On Saturday afternoon, Chintu, the Green Sea turtle, who was rescued in a critical condition in November last year, gradually wobbled its way back into her natural habitat. The five-month-old was released into the ocean during high tide, as volunteers of Wildlife Conservation and Animal Welfare Association (WCAWA) cheered it on.
The turtle’s release was green-lighted by Dahanu Forest Department on Friday based on its ‘full’ score during two swimming ability tests held in the waters of Dahanu beach a few weeks ago. Wildlife veterinarian Dr Dinesh Vinherkar, who is associated with WCAWA that runs a turtle rescue and rehabilitation centre at Dahanu, said that it was a major victory. “When the 8 kg female turtle had arrived, not many had given it a chance.
Our volunteers had brought this beautiful green sea turtle in a completely emaciated condition, its head was taken over by barnacles and it had injuries. It could not move, as its muscle had gone into severe spasms.” An aggressive treatment over 15 days that included continuous saline and multivitamins helped it gain strength, he said.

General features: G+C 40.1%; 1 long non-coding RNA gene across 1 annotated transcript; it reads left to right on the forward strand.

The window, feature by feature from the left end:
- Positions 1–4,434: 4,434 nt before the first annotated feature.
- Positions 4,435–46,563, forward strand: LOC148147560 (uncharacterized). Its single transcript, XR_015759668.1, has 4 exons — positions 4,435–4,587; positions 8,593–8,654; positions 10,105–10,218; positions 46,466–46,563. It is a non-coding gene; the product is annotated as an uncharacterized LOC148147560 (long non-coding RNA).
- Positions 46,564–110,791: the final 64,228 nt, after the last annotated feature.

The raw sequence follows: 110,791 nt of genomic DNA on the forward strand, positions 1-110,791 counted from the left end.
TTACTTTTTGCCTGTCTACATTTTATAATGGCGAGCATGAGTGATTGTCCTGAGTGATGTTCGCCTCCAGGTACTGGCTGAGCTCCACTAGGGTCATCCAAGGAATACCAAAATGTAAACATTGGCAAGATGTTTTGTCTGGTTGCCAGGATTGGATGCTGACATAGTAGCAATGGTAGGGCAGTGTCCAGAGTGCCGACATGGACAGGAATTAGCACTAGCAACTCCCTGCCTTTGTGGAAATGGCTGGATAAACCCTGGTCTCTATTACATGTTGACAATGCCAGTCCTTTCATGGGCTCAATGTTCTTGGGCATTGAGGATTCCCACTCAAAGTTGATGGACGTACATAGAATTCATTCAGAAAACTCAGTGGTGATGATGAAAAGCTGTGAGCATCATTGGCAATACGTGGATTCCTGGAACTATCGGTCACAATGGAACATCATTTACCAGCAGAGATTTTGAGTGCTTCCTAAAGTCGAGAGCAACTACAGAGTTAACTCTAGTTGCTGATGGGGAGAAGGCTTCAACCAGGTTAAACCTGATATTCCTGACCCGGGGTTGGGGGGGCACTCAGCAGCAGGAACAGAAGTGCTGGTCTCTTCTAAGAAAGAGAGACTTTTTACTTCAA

Founder of WCAWA, Dhaval Kansara said that since the turtle had not lost any of its flippers, they were confident that it could be released into the sea. “All we had to do was ensure she recovered and got back in shape to swim in the sea. To get her ready, she was kept in a large container at our centre where she could keep paddling,” he said.
Vinherkar regularly visited the centre from Vakola to keep a tab on her. As soon as she began showing signs of good health, they decided to put her swimming abilities to test. “Before releasing any turtle into the sea, it’s necessary to check if it’s performing the required coordination movements. We conducted two tests in sea water. To ensure Chintu’s safety, she was released within the confines of a human chain made in the water along with fishermen volunteers,” he said.
After WCAWA was convinced that it was fit enough to survive alone, they approached the Dahanu forest department for permission to release it. “Releasing this turtle back into the sea was one of the most beautiful experiences. It could have died had it not been for the persistent efforts of WCAWA team,” said animal activist Fizzah Shah. Shah was invited for the release of the turtle, along with Deputy Forest Officer (DFO) NS Ladkat.